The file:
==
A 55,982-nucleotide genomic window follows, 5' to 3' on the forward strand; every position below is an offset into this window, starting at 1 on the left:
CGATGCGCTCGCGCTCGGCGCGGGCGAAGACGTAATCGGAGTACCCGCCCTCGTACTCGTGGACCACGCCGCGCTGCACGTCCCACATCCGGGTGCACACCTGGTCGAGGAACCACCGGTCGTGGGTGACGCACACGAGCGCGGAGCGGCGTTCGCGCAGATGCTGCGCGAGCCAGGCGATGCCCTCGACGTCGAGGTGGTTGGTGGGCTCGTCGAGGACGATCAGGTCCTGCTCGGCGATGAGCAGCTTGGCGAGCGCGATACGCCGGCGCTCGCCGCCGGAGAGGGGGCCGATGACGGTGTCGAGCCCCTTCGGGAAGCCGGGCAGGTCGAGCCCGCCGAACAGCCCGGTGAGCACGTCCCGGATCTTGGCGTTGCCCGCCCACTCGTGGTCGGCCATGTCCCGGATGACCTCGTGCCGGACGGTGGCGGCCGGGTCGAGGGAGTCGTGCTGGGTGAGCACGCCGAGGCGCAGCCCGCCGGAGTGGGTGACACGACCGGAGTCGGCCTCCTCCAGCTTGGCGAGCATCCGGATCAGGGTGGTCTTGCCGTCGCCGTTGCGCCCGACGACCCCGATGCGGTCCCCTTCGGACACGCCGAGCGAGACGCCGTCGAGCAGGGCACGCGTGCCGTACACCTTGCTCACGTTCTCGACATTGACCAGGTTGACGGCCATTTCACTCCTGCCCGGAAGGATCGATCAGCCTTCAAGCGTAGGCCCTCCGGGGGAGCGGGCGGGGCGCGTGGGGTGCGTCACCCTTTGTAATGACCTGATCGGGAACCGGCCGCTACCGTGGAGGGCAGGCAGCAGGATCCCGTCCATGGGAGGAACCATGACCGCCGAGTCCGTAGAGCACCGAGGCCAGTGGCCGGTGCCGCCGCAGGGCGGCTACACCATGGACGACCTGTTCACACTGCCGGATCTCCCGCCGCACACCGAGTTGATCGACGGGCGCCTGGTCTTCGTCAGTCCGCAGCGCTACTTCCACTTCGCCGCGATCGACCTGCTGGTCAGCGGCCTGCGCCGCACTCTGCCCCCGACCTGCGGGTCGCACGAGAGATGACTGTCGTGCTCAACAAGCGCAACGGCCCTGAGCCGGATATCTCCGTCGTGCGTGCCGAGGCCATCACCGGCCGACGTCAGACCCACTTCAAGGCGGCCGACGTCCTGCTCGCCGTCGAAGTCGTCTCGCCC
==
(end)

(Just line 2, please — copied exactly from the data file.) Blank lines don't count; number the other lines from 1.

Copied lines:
CGATGCGCTCGCGCTCGGCGCGGGCGAAGACGTAATCGGAGTACCCGCCCTCGTACTCGTGGACCACGCCGCGCTGCACGTCCCACATCCGGGTGCACACCTGGTCGAGGAACCACCGGTCGTGGGTGACGCACACGAGCGCGGAGCGGCGTTCGCGCAGATGCTGCGCGAGCCAGGCGATGCCCTCGACGTCGAGGTGGTTGGTGGGCTCGTCGAGGACGATCAGGTCCTGCTCGGCGATGAGCAGCTTGGCGAGCGCGATACGCCGGCGCTCGCCGCCGGAGAGGGGGCCGATGACGGTGTCGAGCCCCTTCGGGAAGCCGGGCAGGTCGAGCCCGCCGAACAGCCCGGTGAGCACGTCCCGGATCTTGGCGTTGCCCGCCCACTCGTGGTCGGCCATGTCCCGGATGACCTCGTGCCGGACGGTGGCGGCCGGGTCGAGGGAGTCGTGCTGGGTGAGCACGCCGAGGCGCAGCCCGCCGGAGTGGGTGACACGACCGGAGTCGGCCTCCTCCAGCTTGGCGAGCATCCGGATCAGGGTGGTCTTGCCGTCGCCGTTGCGCCCGACGACCCCGATGCGGTCCCCTTCGGACACGCCGAGCGAGACGCCGTCGAGCAGGGCACGCGTGCCGTACACCTTGCTCACGTTCTCGACATTGACCAGGTTGACGGCCATTTCACTCCTGCCCGGAAGGATCGATCAGCCTTCAAGCGTAGGCCCTCCGGGGGAGCGGGCGGGGCGCGTGGGGTGCGTCACCCTTTGTAATGACCTGATCGGGAACCGGCCGCTACCGTGGAGGGCAGGCAGCAGGATCCCGTCCATGGGAGGAACCATGACCGCCGAGTCCGTAGAGCACCGAGGCCAGTGGCCGGTGCCGCCGCAGGGCGGCTACACCATGGACGACCTGTTCACACTGCCGGATCTCCCGCCGCACACCGAGTTGATCGACGGGCGCCTGGTCTTCGTCAGTCCGCAGCGCTACTTCCACTTCGCCGCGATCGACCTGCTGGTCAGCGGCCTGCGCCGCACTCTGCCCCCGACCTGCGGGTCGCACGAGAGATGACTGTCGTGCTCAACAAGCGCAACGGCCCTGAGCCGGATATCTCCGTCGTGCGTGCCGAGGCCATCACCGGCCGACGTCAGACCCACTTCAAGGCGGCCGACGTCCTGCTCGCCGTCGAAGTCGTCTCGCCC